Red U6 Kuruba 115D S: Red Wheel Alliance 83A


Red U6 Goldie 104E S:Red Baker’s Pride 314B

ivate Treaty **Bulls will sell by Pr off the farm** Garnet & Shirley Yewsiuk 306-560-8460 Page 46

Red U6 Lady 3D S:Red Brylor JKC Ghost Rider 108Y

U6 Livestock Wynyard SK www.u6livestock.com

Evan & Brittany Yewsiuk & Family 306-554-8708 Angus Edge - Fall 2017

Opinion Piece - The Plight of the Junior Show in Canada I first of all want to say that I commend each and e v e r y individual, parent and organizer that is currently involved in any one of the many junior livestock beef shows in Canada. This piece is not meant to be critical in any way of what has taken place in this country over the past 20 years but rather, I would hope, it would serve as a catalyst towards a reasonable discussion that would lead to common sense solutions regarding the tension that has been supressed by the silent majority. Over 25 years ago a small group of Canadian Hereford juniors attended an American Hereford Junior National and came home with the narrative that American kids don’t do any of the work, they just stand by the ring and wait for their heifer and then lead it in the ring. The Canadian leadership at that time then took steps to drastically change the rules regarding Canadian Junior Shows. They vowed that our junior shows would never look like an American show and thus only juniors were allowed to do any of the work at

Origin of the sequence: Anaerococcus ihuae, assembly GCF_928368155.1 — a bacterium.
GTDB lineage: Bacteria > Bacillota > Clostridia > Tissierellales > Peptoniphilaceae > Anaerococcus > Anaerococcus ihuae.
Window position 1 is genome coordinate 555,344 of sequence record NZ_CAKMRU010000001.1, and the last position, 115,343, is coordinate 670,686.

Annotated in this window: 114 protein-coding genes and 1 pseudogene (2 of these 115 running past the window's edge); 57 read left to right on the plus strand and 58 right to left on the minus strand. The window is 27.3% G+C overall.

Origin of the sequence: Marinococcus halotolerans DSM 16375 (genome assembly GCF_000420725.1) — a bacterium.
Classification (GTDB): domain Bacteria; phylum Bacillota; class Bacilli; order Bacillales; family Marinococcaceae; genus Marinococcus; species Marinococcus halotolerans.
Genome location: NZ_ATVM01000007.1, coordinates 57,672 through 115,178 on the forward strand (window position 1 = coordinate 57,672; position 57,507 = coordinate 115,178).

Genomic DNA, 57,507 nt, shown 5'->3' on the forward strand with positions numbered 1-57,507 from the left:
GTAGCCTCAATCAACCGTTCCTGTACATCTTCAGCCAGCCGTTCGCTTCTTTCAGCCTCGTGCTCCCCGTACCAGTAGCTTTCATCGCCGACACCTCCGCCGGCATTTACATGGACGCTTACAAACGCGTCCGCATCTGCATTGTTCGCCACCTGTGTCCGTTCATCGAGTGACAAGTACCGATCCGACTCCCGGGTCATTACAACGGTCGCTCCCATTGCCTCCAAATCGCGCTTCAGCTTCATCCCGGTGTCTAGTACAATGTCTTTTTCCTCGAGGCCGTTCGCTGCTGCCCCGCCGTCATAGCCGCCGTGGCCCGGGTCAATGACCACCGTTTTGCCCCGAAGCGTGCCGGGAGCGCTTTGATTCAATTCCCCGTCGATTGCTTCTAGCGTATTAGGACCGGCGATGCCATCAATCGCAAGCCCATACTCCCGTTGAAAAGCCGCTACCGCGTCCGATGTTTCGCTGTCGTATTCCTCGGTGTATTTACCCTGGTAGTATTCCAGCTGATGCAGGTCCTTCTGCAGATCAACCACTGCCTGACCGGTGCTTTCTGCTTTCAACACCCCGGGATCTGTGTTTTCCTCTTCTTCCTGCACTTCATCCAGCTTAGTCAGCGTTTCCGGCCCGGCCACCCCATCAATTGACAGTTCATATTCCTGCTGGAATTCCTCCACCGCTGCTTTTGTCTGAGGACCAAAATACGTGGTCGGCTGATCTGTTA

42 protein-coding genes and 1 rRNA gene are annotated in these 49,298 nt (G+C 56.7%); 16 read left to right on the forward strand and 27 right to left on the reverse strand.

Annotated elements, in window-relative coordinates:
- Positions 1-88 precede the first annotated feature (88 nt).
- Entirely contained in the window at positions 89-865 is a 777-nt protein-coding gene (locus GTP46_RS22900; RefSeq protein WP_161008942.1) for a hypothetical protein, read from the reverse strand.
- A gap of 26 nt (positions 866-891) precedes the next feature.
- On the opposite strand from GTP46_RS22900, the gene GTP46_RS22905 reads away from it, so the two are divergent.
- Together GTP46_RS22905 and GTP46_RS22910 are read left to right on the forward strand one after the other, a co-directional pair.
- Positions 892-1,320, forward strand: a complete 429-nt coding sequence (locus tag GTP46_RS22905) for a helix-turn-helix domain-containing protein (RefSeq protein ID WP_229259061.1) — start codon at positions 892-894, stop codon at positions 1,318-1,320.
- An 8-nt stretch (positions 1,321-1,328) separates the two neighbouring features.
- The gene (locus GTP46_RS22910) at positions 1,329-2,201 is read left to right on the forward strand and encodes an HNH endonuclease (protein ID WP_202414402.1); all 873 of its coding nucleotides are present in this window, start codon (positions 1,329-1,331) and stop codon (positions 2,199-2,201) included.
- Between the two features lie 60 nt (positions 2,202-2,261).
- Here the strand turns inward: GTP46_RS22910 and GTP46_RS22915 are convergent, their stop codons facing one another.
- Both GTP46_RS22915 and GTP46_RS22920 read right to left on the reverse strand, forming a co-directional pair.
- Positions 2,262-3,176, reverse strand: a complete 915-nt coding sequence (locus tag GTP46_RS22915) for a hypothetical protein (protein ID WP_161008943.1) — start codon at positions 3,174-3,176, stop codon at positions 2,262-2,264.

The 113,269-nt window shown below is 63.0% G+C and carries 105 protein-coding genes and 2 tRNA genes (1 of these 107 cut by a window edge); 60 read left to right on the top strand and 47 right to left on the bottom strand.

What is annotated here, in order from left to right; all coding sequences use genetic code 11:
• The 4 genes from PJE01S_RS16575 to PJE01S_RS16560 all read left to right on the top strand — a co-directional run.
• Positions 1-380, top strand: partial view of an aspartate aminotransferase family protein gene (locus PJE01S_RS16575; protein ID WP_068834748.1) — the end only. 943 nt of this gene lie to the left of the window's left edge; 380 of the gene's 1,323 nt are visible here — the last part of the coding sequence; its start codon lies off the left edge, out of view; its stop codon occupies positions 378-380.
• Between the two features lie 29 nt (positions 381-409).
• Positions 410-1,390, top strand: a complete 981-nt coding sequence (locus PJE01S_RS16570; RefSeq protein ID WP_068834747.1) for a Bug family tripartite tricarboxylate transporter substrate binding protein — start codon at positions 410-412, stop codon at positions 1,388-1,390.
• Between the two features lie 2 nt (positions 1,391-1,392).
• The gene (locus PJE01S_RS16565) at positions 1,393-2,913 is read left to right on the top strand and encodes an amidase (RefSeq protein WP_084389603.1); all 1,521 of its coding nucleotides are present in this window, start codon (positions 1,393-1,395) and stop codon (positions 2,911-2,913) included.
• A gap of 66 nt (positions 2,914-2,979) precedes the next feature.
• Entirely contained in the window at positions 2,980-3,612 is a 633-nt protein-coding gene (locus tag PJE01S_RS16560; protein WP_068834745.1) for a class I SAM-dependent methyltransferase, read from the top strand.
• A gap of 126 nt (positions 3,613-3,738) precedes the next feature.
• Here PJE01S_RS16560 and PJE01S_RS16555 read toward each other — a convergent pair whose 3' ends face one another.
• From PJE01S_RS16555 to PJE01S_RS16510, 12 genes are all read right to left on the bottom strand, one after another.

the show during the time of the show. The proposal would exclude parental help of any kind. This extreme position was adopted by most Canadian Junior organizations across our land. In theory, this was a romantic idea, the problem was that the concept was predicated on a lie. For many years I have listened to the defence of our Canadian rules prohibiting any parental help. I am also very familiar with the American Junior programs. I was a participant back in the early 80’s and as a parent I have attended recent American junior shows. These are my observations in the span of 35 years. 1) There are a few families that hire custom fitters to do most of the work. 2) There are a few junior kids that do all of the work. 3) The vast majority of the families work together doing all the work. Mom, Dad, Grandparents and the kids backing the trailers up, unloading and setting up. In the wash racks in the mornings and helping with the kids getting the cattle ready and to the show ring. What I saw 35 years ago is what I see today even more, a healthy and extremely successful junior event driven by the family. The primary defence of the current Canadian position regarding the rules concerning parents is that “we don’t want to become like Americans”.